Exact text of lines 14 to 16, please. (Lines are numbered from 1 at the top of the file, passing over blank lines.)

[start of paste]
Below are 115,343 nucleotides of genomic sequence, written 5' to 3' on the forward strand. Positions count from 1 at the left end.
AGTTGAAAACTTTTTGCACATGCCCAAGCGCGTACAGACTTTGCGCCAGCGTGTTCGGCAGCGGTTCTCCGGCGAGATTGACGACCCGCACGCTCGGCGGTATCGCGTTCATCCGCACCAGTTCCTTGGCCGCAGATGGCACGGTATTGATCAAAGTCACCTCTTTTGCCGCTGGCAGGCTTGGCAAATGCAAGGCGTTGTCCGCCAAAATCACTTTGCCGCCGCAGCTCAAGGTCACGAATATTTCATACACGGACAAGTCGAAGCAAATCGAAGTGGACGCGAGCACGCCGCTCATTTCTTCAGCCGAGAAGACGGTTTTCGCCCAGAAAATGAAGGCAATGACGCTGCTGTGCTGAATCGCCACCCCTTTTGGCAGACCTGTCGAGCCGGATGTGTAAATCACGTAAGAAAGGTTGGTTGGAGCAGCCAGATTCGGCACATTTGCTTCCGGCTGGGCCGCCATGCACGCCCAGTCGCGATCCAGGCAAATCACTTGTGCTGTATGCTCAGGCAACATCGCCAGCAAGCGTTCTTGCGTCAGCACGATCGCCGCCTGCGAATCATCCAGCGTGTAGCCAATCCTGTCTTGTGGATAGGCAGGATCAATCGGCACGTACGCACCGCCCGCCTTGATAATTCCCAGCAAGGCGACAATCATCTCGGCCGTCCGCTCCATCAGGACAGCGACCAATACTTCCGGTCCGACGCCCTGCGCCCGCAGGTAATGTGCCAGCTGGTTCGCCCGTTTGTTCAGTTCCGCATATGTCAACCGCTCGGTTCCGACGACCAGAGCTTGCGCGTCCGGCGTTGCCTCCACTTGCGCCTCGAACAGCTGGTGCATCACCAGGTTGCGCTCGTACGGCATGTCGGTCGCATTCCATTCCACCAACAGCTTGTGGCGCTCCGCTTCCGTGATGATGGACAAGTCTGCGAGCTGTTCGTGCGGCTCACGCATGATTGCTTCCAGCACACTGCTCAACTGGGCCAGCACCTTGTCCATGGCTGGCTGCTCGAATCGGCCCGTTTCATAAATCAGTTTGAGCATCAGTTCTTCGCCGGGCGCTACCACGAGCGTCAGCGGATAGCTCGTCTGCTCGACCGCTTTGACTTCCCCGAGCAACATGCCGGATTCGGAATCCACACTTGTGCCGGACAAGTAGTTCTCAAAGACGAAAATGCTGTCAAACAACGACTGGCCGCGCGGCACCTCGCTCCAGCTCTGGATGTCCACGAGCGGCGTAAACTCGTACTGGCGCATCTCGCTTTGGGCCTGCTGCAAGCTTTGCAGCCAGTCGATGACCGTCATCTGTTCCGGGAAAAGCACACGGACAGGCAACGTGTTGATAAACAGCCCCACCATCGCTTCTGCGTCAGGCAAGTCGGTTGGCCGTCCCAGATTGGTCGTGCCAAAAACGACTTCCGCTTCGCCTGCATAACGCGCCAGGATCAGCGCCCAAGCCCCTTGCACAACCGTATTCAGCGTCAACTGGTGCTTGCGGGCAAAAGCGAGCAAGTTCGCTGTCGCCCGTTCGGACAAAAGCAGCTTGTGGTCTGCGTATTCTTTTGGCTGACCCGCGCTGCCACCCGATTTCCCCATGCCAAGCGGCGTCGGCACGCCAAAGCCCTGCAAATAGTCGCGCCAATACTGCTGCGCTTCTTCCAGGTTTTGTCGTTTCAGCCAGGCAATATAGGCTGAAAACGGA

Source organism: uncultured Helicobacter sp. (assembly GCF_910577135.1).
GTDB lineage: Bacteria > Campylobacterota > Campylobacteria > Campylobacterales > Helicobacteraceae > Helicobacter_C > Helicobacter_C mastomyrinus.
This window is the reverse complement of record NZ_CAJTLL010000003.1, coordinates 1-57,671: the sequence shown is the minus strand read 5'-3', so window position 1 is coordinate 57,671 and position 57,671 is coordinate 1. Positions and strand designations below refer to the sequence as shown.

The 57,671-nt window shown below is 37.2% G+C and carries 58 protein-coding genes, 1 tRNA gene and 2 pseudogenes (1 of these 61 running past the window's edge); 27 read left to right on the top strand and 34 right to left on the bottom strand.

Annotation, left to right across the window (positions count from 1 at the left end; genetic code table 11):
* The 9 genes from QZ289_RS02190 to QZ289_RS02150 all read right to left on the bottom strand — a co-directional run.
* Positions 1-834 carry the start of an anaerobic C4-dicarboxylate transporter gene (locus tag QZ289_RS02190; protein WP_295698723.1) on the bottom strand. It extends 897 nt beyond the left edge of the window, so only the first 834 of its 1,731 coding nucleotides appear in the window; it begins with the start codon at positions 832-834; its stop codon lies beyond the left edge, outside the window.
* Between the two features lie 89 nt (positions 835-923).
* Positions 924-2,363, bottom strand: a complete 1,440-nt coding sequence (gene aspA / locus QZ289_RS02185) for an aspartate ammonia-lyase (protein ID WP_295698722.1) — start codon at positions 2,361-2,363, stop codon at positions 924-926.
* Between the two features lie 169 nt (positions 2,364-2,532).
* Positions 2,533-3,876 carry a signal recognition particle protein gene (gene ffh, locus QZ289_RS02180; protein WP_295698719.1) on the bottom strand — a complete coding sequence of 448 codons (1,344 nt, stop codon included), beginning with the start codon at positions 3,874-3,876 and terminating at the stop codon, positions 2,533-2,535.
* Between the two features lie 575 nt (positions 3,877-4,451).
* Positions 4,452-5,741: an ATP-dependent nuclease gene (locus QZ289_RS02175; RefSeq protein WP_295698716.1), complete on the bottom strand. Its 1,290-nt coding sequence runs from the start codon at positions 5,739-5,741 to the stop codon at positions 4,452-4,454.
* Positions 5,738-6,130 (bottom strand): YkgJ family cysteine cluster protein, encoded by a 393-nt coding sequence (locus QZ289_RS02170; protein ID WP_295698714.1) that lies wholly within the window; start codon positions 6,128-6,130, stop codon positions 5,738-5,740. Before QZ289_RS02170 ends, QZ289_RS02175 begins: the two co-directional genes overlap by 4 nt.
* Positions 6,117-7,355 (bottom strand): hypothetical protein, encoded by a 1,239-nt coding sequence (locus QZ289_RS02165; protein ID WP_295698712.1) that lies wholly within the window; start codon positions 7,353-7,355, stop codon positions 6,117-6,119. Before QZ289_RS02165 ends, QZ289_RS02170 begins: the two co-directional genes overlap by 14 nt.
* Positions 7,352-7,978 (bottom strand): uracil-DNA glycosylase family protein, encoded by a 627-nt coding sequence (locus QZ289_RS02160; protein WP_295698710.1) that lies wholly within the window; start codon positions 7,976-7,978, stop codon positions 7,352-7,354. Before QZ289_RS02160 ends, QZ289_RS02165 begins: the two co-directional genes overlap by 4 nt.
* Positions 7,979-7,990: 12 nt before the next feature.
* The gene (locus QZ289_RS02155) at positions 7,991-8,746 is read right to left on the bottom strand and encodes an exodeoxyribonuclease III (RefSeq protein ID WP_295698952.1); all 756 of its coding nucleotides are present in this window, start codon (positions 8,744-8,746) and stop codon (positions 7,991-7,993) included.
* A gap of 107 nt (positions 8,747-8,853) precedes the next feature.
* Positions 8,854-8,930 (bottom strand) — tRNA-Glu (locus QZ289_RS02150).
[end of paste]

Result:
* Between the two features lie 575 nt (positions 3,877-4,451).
* Positions 4,452-5,741: an ATP-dependent nuclease gene (locus QZ289_RS02175; RefSeq protein WP_295698716.1), complete on the bottom strand. Its 1,290-nt coding sequence runs from the start codon at positions 5,739-5,741 to the stop codon at positions 4,452-4,454.
* Positions 5,738-6,130 (bottom strand): YkgJ family cysteine cluster protein, encoded by a 393-nt coding sequence (locus QZ289_RS02170; protein ID WP_295698714.1) that lies wholly within the window; start codon positions 6,128-6,130, stop codon positions 5,738-5,740. Before QZ289_RS02170 ends, QZ289_RS02175 begins: the two co-directional genes overlap by 4 nt.